The European Court of Human Rights has rejected a claim from a French comedian, who said his right to freedom of speech was denied when he was convicted and fined for making anti-Semitic comments.
The court upheld a decision by a French court in 2009 and said it would not hear controversial comedian Dieudonne M'bala M'bala's appeal against the conviction because the show that led to it was "unmistakably negationist and anti-Semitic in nature."
"If admitted, [the appeal] would contribute to the destruction of Convention rights and freedoms," the Strasbourg-based court said in a statement.
The comedian, who goes by the stage name Dieudonne, was convicted after inviting Holocaust-denying French academic Robert Faurisson on stage during one of his shows in Paris in 2008 and awarding him a prize for "unfrequentability and insolence".
Presenting the award, an actor wore a striped prison uniform resembling those worn by concentration camp inmates and a yellow star in which the word Jew was written, said the court statement. It said it backed the verdict of the French court that the show "could no longer be seen as entertainment but had taken on the appearance of a political meeting".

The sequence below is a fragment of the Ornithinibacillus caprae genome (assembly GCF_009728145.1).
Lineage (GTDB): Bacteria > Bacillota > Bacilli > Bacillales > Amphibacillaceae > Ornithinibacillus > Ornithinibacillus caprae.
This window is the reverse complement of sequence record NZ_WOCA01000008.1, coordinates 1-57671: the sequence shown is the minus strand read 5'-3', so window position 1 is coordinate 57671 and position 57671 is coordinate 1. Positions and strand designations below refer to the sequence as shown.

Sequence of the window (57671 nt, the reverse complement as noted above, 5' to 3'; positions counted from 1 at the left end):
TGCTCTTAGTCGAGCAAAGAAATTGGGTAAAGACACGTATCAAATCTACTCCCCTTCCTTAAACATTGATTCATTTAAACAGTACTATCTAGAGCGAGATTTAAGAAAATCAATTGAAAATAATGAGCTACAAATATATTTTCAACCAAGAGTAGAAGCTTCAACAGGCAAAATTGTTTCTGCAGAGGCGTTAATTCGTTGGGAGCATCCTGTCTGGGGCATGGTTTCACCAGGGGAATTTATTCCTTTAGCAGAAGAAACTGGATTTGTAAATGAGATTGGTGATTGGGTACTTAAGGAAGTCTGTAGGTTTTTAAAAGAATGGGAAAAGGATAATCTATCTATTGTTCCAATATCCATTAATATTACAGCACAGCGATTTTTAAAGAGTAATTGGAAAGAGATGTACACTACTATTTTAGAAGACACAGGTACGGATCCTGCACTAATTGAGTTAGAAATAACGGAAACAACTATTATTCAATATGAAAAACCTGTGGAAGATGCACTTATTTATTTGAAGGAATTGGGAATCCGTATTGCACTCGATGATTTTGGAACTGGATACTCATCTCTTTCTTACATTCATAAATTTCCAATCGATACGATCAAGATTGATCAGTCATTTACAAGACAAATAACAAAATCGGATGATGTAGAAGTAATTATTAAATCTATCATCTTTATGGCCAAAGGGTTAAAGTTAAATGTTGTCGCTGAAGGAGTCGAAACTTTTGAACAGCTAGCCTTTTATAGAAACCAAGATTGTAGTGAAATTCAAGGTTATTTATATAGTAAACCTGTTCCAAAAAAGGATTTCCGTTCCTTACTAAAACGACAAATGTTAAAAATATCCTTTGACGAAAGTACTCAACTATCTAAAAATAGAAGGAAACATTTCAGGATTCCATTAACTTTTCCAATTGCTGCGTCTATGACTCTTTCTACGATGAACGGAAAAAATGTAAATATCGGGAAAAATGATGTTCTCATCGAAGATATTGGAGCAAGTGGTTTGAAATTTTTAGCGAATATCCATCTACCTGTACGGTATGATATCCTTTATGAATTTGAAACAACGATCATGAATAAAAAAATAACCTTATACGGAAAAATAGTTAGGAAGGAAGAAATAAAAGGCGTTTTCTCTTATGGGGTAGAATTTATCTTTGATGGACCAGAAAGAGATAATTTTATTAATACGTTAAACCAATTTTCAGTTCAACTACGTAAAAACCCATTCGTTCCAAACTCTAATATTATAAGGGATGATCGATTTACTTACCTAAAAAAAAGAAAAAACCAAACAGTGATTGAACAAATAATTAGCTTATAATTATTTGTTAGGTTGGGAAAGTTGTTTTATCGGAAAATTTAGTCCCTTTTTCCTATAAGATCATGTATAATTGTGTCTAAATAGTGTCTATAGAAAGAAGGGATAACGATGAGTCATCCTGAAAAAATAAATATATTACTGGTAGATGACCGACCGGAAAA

The performance, it said, was "a demonstration of hatred and anti-Semitism and support for Holocaust denial". It continued: "Disguised as an artistic production, it was in fact as dangerous as a head-on and sudden attack, and provided a platform for an ideology which ran counter to the values of the European Convention."
Dieudonne has been convicted in French courts seven times on charges of anti-Semitism and banned from performing in public. In 2014, French footballer Nicholas Anelka was banned for five games after performing the anti-Semitic quenelle salute after scoring for West Bromwich Albion in a Premiership game. Anelka said the salute was a tribute to his friend Dieudonne, who invented the gesture described as an inverted Nazi salute.
In January, Dieudonne was arrested after making comments on Facebook in which he seemed to express support for Islamic extremist gunman Amedy Coulibaly, who attacked a Kosher supermarket in Paris, killing four Jewish hostages, days after the attack on satirical magazine Charlie Hebdo. Dieudonne claims he is not an anti-Semite but a critic of Zionism.